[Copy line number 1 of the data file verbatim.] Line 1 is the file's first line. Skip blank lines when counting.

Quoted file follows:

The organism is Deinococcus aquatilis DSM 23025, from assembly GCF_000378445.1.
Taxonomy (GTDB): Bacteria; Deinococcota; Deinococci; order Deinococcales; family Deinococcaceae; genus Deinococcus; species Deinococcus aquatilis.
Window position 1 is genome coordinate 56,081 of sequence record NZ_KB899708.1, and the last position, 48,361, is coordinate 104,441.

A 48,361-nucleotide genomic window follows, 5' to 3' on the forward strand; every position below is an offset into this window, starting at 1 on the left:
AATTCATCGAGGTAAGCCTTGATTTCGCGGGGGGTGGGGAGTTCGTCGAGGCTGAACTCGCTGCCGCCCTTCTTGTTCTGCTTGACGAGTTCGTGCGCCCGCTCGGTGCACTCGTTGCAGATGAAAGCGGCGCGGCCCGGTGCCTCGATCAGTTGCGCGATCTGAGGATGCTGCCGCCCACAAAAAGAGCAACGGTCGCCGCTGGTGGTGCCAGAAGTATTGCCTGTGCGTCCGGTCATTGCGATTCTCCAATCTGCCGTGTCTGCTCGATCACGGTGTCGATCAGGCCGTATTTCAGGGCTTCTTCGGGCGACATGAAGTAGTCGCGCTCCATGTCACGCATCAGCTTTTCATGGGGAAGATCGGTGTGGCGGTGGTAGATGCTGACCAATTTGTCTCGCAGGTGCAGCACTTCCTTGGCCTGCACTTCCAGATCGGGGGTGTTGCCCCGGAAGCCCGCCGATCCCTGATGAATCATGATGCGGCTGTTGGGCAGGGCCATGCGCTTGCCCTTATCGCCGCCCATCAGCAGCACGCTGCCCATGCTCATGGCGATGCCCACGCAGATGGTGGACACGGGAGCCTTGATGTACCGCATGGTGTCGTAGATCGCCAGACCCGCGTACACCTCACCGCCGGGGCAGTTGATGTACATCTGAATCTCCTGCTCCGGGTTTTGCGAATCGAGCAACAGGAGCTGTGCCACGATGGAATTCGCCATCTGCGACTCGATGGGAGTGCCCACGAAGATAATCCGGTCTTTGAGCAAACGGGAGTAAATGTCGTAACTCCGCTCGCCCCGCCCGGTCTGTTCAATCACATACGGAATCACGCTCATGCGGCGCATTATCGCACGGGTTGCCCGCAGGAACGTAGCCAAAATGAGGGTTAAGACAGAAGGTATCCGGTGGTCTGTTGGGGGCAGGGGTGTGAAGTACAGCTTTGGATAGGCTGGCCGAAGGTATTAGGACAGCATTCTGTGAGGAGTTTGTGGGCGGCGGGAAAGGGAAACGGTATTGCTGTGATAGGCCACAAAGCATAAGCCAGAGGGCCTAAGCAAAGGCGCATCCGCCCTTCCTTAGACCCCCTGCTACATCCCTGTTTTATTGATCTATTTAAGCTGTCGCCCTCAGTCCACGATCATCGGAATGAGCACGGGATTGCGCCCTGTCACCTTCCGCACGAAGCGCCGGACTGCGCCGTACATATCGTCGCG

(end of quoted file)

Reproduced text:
The organism is Deinococcus aquatilis DSM 23025, from assembly GCF_000378445.1.